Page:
Wednesday, November 8, 2017

"Pauvre Hobo" - Hackberry Ramblers

The Hackberry Ramblers had sustained a successful Cajun music career between 1935 and 1939.  In 1940, they disbanded when some musicians were drafted for World War II. Fiddle player, Luderin Darbone, reorganized; bringing back Edwin Duhon and adding Eddie Shuler.  During that time, the group was looking for a steady place to play.   A year after World War II ended in 1945, Leo Soileau moved from the Silver Star Club in Lake Charles to begin a regular stand at the Showboat in Orange, Texas. The Hackberry Ramblers replaced him and played every Saturday night at the Silver Star for 10 years.  In addition, the band added Chink Widcamp on bass.

Fais pitie t'voir, mais, comme un pauvre hobo,

(Plus) de soulier, (plus) d’argent, mais, ça sa fait pitie,

Eh, catin.

J'ai parti pour Texas, mais, comme un pauvre enfant,
Par rapporte à la belle, mais, si moi, j'suis comme ça, chere.

Oui, oui.

Lake Charles American Press
Jul 11, 1947

They were always traveling, like poor hobos.  In one instance, they quickly raced to a recording session to lay down several tunes, including an old Breaux Brother's recording called "Les Tracas Du Hobo Blues".  In a way, the song exhibited the bands essence.  In 1947, Luderin was contacted by Joseph Leibowitz of Deluxe records where they were requested to record over two hours away in New Orleans.  Luderin Darbone recalls the DeLuxe encounter:
One day I was at work, and I got a long distance call from St. Louis, Missouri. It was this fellow with the DeLuxe. He wanted to know if he could come down and listen to us play. I said "Sure". I told him where we were playing. Sure enough, that next night before we started the dance, I went into Lake Charles at the Majestic Hotel, that's where we were to meet.1  
He was in Linden, New Jersey.  He called me and said for me to be in New Orleans on Sunday with the band. We played the dance Friday night. I worked Saturday. We played Saturday night. We left after the dance, went to New Orleans. We didn't sleep.  We started recording about 2:30. We recorded to 11:30 that night. We left and had to be back to go to work the next morning. I slept 30 minutes in all that time. I don't know if I could still do that.1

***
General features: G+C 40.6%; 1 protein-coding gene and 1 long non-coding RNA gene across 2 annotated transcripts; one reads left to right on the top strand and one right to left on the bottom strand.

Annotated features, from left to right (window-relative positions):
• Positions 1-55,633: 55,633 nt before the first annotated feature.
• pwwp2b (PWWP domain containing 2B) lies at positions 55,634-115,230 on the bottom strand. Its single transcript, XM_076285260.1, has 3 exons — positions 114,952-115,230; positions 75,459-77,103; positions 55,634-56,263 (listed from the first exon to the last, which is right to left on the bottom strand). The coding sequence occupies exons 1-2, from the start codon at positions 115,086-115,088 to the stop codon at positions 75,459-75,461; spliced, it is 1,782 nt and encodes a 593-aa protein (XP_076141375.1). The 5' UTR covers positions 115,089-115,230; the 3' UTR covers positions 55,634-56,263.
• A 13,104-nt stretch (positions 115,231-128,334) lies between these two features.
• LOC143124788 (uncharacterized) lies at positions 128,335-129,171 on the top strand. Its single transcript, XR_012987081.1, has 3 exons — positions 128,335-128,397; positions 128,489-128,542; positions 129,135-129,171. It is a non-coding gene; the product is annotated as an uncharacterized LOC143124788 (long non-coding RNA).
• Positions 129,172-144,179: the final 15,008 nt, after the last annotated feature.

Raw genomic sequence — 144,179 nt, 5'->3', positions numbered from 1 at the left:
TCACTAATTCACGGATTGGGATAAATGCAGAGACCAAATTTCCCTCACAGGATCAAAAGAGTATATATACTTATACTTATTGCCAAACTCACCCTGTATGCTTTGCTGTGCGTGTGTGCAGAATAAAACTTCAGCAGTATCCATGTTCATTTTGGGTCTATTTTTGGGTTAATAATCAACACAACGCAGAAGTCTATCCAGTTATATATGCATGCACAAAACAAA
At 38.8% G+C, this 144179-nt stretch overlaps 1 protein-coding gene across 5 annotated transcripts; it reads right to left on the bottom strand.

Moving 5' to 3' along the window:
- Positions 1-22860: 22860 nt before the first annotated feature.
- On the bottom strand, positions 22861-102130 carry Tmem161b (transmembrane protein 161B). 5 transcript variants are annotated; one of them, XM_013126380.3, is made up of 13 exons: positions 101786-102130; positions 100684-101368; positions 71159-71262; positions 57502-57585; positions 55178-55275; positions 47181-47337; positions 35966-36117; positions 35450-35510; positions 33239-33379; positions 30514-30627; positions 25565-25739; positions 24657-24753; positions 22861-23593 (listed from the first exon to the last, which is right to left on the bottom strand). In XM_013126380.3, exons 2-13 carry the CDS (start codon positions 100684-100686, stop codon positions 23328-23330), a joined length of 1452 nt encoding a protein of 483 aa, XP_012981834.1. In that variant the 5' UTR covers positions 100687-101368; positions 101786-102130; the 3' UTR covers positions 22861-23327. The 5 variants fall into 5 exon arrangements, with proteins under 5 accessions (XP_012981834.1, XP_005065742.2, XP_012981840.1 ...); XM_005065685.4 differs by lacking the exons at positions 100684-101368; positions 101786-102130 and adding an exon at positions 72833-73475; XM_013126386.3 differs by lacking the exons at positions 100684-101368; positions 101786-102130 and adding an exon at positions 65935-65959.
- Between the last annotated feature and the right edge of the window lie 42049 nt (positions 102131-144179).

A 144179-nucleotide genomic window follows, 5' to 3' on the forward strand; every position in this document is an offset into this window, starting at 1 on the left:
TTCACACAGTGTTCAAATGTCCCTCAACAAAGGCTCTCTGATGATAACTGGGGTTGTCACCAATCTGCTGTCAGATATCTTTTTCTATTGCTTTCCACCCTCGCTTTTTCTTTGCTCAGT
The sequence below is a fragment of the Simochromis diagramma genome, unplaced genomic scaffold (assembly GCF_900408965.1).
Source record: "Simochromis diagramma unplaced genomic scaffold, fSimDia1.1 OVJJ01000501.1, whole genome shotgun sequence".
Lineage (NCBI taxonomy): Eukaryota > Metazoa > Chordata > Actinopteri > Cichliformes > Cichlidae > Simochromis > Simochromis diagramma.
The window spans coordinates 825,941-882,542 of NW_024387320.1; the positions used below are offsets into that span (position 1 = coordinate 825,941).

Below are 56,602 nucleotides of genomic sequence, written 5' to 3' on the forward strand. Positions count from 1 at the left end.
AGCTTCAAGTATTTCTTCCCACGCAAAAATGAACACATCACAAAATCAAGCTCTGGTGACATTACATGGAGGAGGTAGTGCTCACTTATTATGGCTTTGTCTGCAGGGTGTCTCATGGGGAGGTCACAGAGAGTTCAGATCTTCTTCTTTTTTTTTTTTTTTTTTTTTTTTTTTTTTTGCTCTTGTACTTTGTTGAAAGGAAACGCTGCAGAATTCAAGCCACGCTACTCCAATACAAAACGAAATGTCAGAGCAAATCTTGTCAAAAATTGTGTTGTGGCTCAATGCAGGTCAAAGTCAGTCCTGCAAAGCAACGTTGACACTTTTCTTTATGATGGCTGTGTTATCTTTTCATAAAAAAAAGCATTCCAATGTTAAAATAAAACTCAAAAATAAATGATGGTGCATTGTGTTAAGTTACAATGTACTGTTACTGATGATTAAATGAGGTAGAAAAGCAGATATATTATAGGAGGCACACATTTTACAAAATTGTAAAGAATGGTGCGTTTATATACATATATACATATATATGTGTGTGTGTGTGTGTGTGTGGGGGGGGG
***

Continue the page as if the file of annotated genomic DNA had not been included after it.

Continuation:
You're pitiful to look at, well, like a poor hobo,

No more shoes, no more money, well, that's pitiful. 

Eh, little doll.

I have left for Texas, well, like a poor child,
(It's) because of the pretty girl, well, if I'm like that, dear.

Yeh, yeh. 

Edwin Duhon and Luderin Darbone
During this session, the group recorded the song which Harry Choates had just popularized for Gold Star records that year, called "Pauvre Hobo" (#5037).  Sung by guitarist Lennis Sonnier, he was backed by Luderin's fiddle, Grover Heard's lead guitar, and Lefty Boggs' drums.  Many of these recordings were co-released on their 6000 series.   DeLuxe hadn't prepared for this field recording. The recording levels were too low. Since they were in discussions with plans to be merged with King records, little was done to market or give much consideration to the recording.  Darbone wrote a letter, complaining it wasn't near the sound compared to Harry Choates, but to no avail.1 

  2. "Hackberry Ramblers Making music since 1933". DON KINGERY. American Press, Friday, September 24, 2004
  3. Lyrics by Stephane F and Jordy A

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